- Written by Super User
The most successful businesses in Australia could not be any more diverse. Each of Australia’s top private businesses may operate in different market sectors, but they all share a common drive and passion that ultimately defines their individual and collective success.
The massive transformation that Swisse Vitamins has undergone over the past few years has been truly astonishing. The Australian vitamin company has witnessed almost unprecedented growth since 2009. In three short years, the company has gone from generating $15 million in annual revenue to almost $183 million in revenue recorded this past financial year. This tremendous growth can all be attributable to Radik Sali, the company’s bright new CEO.
A former executive of Village Roadshow Productions, Sali has brought his sense of Hollywood and celebrity to the vitamin market, using celebrities and massive sponsorships to reflect vitamins as cool and fun. The increased revenue has come at the expense of over $44 million in marketing, including celebrity brand ambassadors and sponsoring the London Olympic Games. However, when viewing the balance sheets it becomes apparent that these massive marketing expenditures have paid off in a big way. Swisse Vitamins is a shining example of how fortune favours the bold.
Started by Jo Bursten in 2006, Job Capitol has exploded its business year after year. It became apparent from the outset that Bursten had lofty goals for her payroll processing startup. She did not settle for the impressive $505,000 in revenue Job Capital was able to generate in 2006. Her business acumen has paved the way to the $38 million in revenues Job Capital was able to generate this past financial year.
Bursten attributes this impressive growth rate to the particular business model she has adopted. According to Bursten, the business provides scope for growth without having to over-extend itself by stretching resources. Operating under such sound business practices, Job Capital is poised to expand into New Zealand and Asia in the coming years. Apparently, Bursten knows no limits and the future seems quite bright for this rising entrepreneur.
This Adelaide tour operator has earned its place amongst the echelon of top global tour operators through providing uncompromising customer service. In fact, managing Director Dennis Bunnik personally flew to Cairo in order to ensure the safety of 60 of his clients during the uprising in Cairo in the winter of 2011. Accounting for nearly 40% of the company’s revenue, Bunnik knew that his presence on the ground in the area was needed to safely reassure his clients that the company focus is on customer service and not blind profits.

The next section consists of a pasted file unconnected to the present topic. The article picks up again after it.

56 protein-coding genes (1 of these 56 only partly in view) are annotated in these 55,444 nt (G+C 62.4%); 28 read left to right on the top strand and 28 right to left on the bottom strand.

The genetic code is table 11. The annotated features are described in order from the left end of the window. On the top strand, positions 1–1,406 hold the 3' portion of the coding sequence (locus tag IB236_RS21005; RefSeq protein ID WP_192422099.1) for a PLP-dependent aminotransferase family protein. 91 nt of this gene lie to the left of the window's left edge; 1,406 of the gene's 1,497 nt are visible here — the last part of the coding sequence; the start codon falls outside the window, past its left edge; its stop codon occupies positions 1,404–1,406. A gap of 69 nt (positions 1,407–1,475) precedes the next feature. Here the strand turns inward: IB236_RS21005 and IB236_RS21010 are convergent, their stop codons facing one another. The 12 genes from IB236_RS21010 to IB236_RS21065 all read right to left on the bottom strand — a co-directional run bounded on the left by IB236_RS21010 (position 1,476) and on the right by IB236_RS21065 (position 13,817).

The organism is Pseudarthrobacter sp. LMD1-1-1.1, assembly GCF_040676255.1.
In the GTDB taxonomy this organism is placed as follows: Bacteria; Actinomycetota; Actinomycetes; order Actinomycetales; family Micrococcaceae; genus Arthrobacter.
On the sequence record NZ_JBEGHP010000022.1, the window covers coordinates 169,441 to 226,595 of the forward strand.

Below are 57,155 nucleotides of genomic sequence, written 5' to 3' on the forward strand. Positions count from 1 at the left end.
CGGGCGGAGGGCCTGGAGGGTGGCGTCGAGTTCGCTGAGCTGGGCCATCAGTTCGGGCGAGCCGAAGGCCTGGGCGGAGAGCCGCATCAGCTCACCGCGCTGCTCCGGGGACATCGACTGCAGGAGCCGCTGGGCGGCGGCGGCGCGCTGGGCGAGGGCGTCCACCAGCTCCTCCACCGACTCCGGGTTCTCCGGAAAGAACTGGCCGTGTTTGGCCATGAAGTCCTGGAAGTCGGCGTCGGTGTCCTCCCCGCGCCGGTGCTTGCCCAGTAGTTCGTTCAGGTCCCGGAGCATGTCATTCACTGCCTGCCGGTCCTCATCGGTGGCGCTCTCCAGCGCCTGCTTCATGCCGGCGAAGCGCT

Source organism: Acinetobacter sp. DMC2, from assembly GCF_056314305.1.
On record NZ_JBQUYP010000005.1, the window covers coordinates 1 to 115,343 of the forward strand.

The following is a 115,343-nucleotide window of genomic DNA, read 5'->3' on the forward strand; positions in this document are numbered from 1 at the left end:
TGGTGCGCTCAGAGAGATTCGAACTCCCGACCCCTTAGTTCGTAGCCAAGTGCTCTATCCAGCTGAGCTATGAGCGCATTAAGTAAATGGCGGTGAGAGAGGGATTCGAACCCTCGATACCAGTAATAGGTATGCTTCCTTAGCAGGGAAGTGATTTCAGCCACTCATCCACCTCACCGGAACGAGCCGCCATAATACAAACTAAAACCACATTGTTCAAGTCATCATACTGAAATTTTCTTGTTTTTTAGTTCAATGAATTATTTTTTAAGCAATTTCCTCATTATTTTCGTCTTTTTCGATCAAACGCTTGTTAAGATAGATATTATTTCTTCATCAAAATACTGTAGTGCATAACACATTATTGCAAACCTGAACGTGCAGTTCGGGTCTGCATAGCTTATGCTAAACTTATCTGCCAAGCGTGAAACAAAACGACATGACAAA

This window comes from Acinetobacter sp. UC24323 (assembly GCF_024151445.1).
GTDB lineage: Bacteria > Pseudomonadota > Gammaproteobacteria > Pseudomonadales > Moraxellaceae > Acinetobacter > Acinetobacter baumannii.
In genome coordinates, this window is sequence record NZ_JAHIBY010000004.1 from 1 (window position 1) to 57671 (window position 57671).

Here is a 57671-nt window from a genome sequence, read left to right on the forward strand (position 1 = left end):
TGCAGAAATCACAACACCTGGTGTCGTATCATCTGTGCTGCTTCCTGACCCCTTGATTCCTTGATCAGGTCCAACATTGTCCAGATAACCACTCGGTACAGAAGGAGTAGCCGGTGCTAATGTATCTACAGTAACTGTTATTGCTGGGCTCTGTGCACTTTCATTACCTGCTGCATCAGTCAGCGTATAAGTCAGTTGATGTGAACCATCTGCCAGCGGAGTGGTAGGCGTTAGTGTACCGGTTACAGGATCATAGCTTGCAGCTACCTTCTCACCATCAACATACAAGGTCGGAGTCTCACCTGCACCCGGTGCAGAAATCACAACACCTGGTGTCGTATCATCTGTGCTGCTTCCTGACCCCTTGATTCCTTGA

Unfortunately, with so much of its revenue coming from Egypt, BunnikTours has experienced a decrease in revenues over the past couple of years due to instability and unrest in the area. Though he has been forced to shut down the business’s Melbourne branch, Bunnik remains optimistic that his company will rebound to the $23 million in annual revenue the company witnessed before the Arab Spring.
Aussie Farmers Direct
William Scott and his three business partners had a simple idea in 2005: that busy Australian consumers would happily pay a premium for having fresh milk, meat, fruits, vegetables, and bread delivered to their homes. This alone would have been a bit of a stretch, but Scott embraced the powerful psychological concept of community support by selling products grown and produced from local farmers. Needless to say, it was a successful twist to the home deliveries business concept of aussie farmers direct.
Aussie Farmers Direct has grown from just 30 customers in its first year to now more than 130,000 households nationally. Increasing product offerings to now more than 200, the company generated a staggering $154 million in revenue in 2012. In order to support the company’s increased expansion, Scott has created the Aussie Farmer’s Dairy in order to support the dairy needs of Aussie Farmers Direct’s growing clientele. With such tremendous success, it has become quite apparent that Aussies love fresh locally grown foods and supporting their communities.
The manufacturing sector may seem stuck in the mud to many, but steel castings manufacturer Keech Australia has recorded a 60% growth rate in just the past three years. Originating in Sydney in 1934, the Keech family decided to move the company headquarters to Bendigo in 1994 in order to be closer to Australia’s growing mining and industrial industries. However, the recent extraordinary growth of the company can be attributed to CEO Herbert Hermens, who since 2008 has expanded the company globally with a concentrated effort in making Keech Australia a global competitor in the steel castings market.